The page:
The Kings Domain experience
If clothes maketh the man, then a skilled haircut is surely his crowning glory. Teamed with a bespoke suit, it’s an unbeatable combination.
Yet the simple ritual of having one’s hair skilfully tended can be so much more than a mere chore, if a visit to the Kings Domain barber shop in Melbourne’s Collins Street is any indication.
Set half a dozen steps above the bustle of the so-called ‘Paris end’ of the famed boulevard, amid glamorous boutiques representing the storied fashion houses of Paris and Milan, it’s a relief to step into an oasis that upholds the best traditions of men’s grooming.
An ancient grey cash register just inside the door is the first and most obvious clue that this is indeed an old-school establishment. White tiled walls are reminiscent of the inside of a London tube station, contrasting with dark timber frames surrounding the large mirrors. White marble benchtops and old-style barber chairs, sumptuously upholstered in black and white leather, complete a subtly masculine effect.
First things first, a complimentary coffee or tea is on offer for our morning appointment; although if the sun had crossed the yardarm we’re likely to have been offered an extra choice, from the fully-stocked beer fridge. While the coffee brews we’re whisked to the back of the shop for a pre-cut wash – a rare pleasure that includes a gentle massage, invigorating the scalp but also driving tension from the face and shoulders.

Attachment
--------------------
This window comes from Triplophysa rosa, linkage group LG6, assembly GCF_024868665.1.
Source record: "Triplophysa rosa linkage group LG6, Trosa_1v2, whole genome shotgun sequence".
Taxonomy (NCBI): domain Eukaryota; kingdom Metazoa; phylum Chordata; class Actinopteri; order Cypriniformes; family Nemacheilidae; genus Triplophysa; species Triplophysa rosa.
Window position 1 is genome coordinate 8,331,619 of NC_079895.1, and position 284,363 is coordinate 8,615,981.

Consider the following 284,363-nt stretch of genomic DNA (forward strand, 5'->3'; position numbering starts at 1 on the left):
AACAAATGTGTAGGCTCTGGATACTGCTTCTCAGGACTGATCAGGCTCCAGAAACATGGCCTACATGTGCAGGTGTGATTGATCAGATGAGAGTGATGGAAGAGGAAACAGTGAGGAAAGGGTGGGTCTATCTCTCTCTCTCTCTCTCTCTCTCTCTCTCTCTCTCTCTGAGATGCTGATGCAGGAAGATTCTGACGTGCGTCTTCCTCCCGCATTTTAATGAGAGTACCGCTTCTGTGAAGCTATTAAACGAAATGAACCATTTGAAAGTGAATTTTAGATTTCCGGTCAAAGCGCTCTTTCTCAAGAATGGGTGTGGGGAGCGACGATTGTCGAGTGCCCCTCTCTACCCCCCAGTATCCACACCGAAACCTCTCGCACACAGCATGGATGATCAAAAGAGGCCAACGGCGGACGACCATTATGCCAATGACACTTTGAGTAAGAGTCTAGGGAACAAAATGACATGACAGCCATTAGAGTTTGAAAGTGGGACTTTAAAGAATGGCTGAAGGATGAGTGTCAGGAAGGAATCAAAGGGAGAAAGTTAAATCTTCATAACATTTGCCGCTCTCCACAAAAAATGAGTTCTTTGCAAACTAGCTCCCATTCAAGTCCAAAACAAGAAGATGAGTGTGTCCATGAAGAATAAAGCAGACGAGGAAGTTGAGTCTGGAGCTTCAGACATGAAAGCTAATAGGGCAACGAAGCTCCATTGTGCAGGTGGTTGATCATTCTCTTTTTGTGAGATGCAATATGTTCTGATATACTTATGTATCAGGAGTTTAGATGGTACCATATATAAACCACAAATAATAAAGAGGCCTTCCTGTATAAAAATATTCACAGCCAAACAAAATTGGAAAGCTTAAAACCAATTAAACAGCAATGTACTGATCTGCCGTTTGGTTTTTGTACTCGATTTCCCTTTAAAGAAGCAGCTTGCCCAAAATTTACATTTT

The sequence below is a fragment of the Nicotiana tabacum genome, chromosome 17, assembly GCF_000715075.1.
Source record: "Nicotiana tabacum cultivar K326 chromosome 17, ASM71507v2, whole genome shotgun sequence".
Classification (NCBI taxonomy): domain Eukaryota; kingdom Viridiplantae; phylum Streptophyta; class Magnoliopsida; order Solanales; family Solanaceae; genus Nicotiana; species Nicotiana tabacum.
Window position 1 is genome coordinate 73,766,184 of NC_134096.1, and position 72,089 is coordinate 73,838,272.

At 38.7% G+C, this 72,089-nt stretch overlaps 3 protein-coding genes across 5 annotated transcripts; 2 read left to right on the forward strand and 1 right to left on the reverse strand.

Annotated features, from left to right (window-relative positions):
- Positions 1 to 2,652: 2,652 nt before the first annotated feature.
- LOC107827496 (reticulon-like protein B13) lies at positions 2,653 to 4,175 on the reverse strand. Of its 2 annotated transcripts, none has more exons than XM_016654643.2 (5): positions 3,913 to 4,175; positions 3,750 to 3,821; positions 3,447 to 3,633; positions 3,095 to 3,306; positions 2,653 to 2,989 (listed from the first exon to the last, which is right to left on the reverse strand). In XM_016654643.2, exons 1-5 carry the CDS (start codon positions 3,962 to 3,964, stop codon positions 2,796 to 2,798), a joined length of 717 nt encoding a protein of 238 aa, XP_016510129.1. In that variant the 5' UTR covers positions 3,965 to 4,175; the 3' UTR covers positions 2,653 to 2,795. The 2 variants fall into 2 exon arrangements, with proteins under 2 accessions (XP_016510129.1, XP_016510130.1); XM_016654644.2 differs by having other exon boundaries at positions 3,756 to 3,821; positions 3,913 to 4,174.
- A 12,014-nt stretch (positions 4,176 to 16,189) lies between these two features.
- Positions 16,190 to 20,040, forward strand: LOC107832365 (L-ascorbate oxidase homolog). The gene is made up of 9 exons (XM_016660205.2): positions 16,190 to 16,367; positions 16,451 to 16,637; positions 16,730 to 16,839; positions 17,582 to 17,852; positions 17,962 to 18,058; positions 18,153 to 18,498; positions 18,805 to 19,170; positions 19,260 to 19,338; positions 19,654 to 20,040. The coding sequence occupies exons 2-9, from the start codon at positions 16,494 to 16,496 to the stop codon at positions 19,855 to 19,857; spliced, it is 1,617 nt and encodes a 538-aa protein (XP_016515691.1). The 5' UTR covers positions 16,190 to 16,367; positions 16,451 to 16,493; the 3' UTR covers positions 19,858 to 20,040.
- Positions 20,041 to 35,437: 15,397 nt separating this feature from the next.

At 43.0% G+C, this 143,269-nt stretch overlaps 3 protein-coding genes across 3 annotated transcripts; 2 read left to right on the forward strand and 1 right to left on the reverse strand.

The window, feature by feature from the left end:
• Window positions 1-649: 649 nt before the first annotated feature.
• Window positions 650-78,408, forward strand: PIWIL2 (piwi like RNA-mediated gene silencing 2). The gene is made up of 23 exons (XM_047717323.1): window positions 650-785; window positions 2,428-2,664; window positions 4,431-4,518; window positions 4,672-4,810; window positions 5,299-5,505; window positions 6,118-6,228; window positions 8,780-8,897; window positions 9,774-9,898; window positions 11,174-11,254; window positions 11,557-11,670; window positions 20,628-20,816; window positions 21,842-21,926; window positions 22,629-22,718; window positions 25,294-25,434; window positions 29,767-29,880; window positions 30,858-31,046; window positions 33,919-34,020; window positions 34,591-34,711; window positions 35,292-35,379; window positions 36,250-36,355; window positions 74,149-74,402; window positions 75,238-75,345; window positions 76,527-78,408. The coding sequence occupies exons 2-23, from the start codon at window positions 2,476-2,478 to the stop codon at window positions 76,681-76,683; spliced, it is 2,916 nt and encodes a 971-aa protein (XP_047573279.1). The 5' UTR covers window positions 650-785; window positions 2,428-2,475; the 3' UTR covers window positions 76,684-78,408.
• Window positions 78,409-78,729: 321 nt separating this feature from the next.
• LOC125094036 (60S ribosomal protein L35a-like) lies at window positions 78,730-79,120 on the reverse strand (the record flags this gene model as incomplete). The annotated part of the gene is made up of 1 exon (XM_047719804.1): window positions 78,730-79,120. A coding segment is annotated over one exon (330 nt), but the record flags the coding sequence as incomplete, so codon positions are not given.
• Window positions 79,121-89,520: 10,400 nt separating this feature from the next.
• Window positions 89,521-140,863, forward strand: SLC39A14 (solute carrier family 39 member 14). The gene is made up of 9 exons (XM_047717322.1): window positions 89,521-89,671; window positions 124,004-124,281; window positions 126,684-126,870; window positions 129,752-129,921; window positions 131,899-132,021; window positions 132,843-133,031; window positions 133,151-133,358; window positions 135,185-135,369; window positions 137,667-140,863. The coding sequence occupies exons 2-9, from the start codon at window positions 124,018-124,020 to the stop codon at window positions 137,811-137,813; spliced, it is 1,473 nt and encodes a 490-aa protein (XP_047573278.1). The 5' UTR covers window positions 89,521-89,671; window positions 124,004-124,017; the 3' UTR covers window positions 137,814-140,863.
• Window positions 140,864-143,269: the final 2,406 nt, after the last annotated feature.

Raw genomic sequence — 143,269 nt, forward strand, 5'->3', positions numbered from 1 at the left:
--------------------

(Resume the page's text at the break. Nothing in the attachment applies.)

Already feeling the weight of the city grind lifted, we’re transferred to one of the six beautiful, comfy old-style chairs and joined by our barber, Jed. He’s from northern NSW but loves the cosmopolitan feel of inner Melbourne - even if its winters are a mite chillier than he’s used to.
We talk over the cut and agree on a plan and then Jed’s off in a blur of scissors and comb. With some cool beats playing in the background, we chat about his old stomping ground of Byron Bay and how much it’s changed over the years, then segue onto the Tour de France, having both discovered a keen interest in cycling.
In what seems like a heartbeat, Jed’s finished his work, styling in some product, and checking we like what we see. It’s the signal that relaxation time is over. It’s time to settle the bill, square our shoulders and reluctantly take on the world again.
It’s disappointing – but not surprising – to find the beautiful old cash register plays no part in the financial reckoning; in a sign of the changing times, I tap a piece of plastic on a tablet-style terminal instead of handing over cash.
The world may have changed in many important – and convenient – ways; yet it’s nice to know you can still get an old-fashioned haircut that will not only make you look great, but feel good as well.